Posted on 23 Sep '21

Is the 'Panic Masters' Real? – Postgraduate Pulse Update for September 2021

This month's Pulse sits in a slightly odd place as it lands just before the next instalment of our annual Future Masters and Future PhD surveys. These draw on information from Pulse, but they also dig a lot deeper into a wider data set to create a more detailed picture of the postgraduate recruitment landscape. The results are definitely interesting and I'll be talking about some of the headline findings at next month's webinar (watch this space for details).

In the meantime though, I'd prefer you not to have too much postgraduate insight fatigue. So I've done two things: I've made this update a bit shorter than usual and I've made the charts better.

Here then are four things I've spotted in the most recent Pulse data, including a quick tilt at a phrase that's been bugging me.

#1 Interest in PG study is holding up fine

Last time we did a general Pulse update was July (August's explored the vexed question of course quality) so let's start this one by revisiting our top-level metric, overall confidence in PGT and PGR study:

Here you can see the percentage of people who feel 'very confident' about postgraduate taught and postgraduate research study, plotted against each other. Note that we only have PGR data from April as Pulse launched a little later on FindAPhD.

It's a similar trend for both levels of study, picking up at the end of lockdown and continuing to rise into the summer. We do see a dip for PGT in May, which probably reflects the impact of international travel bans linked to the Delta Variant (Indian students are highly represented at this level). There's also a trend down in August, which may be due to shifting application intentions (more on that below) and uncertainty as to future study circumstances.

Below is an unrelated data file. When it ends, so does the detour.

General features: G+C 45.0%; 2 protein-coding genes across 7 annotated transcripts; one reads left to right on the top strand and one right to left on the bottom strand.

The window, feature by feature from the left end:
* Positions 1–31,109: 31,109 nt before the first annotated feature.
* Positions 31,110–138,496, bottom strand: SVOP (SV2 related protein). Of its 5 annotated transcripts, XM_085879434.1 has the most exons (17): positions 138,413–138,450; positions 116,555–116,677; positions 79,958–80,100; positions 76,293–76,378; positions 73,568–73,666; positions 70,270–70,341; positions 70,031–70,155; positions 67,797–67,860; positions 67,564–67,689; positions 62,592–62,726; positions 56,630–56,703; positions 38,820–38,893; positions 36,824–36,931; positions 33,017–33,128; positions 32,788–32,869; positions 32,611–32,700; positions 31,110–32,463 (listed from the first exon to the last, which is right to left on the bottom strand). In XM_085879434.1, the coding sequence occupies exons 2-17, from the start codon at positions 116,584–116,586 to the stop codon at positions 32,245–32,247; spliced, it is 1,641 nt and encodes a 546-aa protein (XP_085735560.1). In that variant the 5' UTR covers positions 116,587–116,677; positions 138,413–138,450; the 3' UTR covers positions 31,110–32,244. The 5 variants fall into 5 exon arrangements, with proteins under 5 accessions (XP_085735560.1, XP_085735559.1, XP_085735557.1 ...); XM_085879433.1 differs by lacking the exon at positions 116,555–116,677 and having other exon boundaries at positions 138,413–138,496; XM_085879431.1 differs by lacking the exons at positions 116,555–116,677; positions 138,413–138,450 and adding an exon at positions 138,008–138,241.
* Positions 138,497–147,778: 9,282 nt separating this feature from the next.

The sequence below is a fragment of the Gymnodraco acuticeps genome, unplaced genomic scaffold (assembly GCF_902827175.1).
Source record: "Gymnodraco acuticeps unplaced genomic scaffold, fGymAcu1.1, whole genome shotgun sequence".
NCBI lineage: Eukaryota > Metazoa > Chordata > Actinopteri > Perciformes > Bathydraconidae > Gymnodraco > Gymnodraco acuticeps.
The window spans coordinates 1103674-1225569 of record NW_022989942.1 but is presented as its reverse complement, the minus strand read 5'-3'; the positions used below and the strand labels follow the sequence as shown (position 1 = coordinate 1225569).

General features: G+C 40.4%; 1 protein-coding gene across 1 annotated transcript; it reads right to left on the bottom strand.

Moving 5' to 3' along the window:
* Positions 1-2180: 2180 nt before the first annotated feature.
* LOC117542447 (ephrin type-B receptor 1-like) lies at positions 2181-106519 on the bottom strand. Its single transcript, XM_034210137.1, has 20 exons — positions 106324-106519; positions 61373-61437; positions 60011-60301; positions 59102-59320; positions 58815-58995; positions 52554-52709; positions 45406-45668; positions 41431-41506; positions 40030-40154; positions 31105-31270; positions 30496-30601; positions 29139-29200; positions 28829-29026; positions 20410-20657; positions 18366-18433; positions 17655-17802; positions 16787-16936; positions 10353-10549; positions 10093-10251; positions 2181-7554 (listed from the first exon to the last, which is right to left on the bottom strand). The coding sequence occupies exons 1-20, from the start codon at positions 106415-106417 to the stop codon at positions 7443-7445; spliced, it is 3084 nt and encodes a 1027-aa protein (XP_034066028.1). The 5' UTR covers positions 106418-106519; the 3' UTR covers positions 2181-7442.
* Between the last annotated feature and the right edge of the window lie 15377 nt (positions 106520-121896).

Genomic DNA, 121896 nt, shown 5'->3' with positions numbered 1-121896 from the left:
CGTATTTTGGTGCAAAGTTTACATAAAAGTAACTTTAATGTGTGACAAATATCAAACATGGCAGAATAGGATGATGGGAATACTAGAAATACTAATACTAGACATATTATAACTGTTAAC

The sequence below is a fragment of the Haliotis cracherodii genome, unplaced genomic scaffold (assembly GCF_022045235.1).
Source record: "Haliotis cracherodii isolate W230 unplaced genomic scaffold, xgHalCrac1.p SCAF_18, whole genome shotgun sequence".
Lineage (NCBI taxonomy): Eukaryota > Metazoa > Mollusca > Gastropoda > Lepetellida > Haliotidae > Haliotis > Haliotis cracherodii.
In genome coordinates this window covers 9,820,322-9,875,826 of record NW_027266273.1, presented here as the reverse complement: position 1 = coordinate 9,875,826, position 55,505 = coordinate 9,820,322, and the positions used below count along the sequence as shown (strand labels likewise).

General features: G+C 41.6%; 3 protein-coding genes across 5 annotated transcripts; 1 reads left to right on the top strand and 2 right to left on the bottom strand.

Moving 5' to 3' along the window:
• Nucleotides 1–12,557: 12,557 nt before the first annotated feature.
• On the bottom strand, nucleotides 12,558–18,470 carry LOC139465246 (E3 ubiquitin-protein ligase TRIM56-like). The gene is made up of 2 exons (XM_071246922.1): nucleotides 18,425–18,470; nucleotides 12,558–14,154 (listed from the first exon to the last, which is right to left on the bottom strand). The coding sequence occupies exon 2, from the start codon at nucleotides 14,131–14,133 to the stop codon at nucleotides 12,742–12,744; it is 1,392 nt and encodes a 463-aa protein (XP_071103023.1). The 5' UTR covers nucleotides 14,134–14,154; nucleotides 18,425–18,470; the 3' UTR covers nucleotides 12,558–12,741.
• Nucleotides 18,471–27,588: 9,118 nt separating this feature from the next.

#2 But attitudes still vary by market

Here's more or less the same chart, but with each level of study broken down into a selection of key markets (or audiences, if you prefer – I probably do).

This is a very busy chart by default, but you can choose which data series to knock out or keep. Try just comparing regions across the same level of study, or levels of study for the same region.

A few quick things I've spotted:

  • South Asia remains a very robust audience for postgraduate study at both levels, but confidence has trended down since the aforementioned travel bans were introduced and there's a particular dip for PGT in August (probably driving a lot of the overall trend, above)
  • Prospective students from the EU are more confident about PGR than PGT study. Brexit may be a factor in this (the UK being the most popular destination for this audience) having made Masters study more expensive whilst increasing access to full UKRI studentships for EU candidates.
  • For UK students themselves, PGT confidence is relatively low, but stable. PGR confidence rose in July but has dropped back in August. One factor for this may have been the opening of doctoral loan applications in mid summer, though we aren't seeing a similar effect at PGT level.